Children who spend time in care are more likely to have an official record of offending behaviour than the general population. However, there is a lack of longitudinal research on the timing, severity and volume of offending in relation to time spent in and out of care. Furthermore, differences in patterns of offending by identifiable groups in care are rarely a focus of research. The current study is both longitudinal and identifies eight groups within the care population with different volumes of recorded offending: ranging from a mean of 41.75 (prolific) to 1.60 (low). Substance misuse, gender and reasons for referral to care were associated with different patterns of offending in and out of care. The study is primarily based on a sub-sample of 64 children who had offended whilst in care. The sub- sample represents 38.5% of a cohort of children who had been in care or were taken into care over a particular time period (2008-2011) in one local authority. The placements and recorded offences of the 64 children were tracked for a further two years (2011-2013). The study highlights future areas of research and the need for more tailored responses to different groups within the care system.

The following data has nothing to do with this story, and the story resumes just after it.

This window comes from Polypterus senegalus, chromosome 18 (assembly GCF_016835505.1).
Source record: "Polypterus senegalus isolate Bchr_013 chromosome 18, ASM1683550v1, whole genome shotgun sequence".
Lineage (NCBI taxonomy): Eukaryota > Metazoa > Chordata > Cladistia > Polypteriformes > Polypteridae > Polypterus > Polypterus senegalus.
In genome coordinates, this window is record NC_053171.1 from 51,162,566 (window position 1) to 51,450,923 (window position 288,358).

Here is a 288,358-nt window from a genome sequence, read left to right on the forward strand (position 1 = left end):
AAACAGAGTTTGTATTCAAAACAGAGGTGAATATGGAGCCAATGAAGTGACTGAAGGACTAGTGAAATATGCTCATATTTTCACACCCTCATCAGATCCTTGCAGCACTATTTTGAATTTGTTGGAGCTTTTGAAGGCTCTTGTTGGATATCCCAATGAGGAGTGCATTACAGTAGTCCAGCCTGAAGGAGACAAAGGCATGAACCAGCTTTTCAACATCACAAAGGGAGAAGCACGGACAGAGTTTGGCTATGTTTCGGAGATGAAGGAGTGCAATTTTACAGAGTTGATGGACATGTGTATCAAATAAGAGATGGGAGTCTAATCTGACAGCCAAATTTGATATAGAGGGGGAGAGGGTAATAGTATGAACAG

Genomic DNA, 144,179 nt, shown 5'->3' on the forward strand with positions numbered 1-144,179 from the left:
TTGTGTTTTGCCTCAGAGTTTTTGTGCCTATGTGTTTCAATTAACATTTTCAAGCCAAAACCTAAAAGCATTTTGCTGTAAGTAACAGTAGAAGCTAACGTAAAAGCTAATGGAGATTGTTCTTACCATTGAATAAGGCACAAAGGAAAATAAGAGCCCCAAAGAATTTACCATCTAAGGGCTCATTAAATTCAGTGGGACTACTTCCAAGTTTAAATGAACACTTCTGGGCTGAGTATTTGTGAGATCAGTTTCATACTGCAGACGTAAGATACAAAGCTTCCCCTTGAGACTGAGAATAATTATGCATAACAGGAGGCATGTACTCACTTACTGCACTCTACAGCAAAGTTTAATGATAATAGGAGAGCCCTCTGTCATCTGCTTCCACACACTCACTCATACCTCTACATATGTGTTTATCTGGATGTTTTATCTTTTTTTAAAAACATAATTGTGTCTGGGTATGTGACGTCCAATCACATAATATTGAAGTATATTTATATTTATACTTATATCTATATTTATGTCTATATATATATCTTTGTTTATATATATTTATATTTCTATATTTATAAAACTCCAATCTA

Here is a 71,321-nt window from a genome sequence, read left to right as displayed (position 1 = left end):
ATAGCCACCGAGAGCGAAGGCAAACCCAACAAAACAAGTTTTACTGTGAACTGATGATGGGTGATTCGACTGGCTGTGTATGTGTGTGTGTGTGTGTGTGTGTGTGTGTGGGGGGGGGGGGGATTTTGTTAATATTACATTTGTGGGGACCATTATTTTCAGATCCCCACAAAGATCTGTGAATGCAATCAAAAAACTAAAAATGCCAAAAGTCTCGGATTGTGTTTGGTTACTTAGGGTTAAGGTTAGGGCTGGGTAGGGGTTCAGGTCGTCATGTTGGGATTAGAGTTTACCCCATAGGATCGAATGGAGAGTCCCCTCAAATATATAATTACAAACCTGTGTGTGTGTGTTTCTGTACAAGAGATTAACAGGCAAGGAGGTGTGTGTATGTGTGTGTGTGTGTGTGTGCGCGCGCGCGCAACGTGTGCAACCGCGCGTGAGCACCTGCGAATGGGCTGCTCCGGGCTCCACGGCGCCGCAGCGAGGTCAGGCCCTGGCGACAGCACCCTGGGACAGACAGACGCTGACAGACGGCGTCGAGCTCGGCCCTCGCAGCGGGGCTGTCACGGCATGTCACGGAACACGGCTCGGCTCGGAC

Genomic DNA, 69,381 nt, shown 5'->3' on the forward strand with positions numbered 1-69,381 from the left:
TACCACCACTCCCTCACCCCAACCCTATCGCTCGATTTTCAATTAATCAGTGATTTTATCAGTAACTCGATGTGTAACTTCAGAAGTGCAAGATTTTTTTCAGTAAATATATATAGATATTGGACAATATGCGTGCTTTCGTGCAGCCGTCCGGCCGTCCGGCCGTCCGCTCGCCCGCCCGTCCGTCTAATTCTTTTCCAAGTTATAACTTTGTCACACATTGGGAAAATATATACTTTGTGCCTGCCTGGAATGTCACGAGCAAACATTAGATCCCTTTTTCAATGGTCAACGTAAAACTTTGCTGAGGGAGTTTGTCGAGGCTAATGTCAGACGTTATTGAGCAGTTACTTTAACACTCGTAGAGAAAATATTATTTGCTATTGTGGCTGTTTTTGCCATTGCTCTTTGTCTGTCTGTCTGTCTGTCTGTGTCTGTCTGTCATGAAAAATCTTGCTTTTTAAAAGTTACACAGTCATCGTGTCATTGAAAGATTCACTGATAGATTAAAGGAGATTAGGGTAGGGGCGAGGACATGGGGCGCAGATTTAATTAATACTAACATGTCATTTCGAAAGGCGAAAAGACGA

- children in care system
- young offenders
- young people (well-being of in care
- youth justice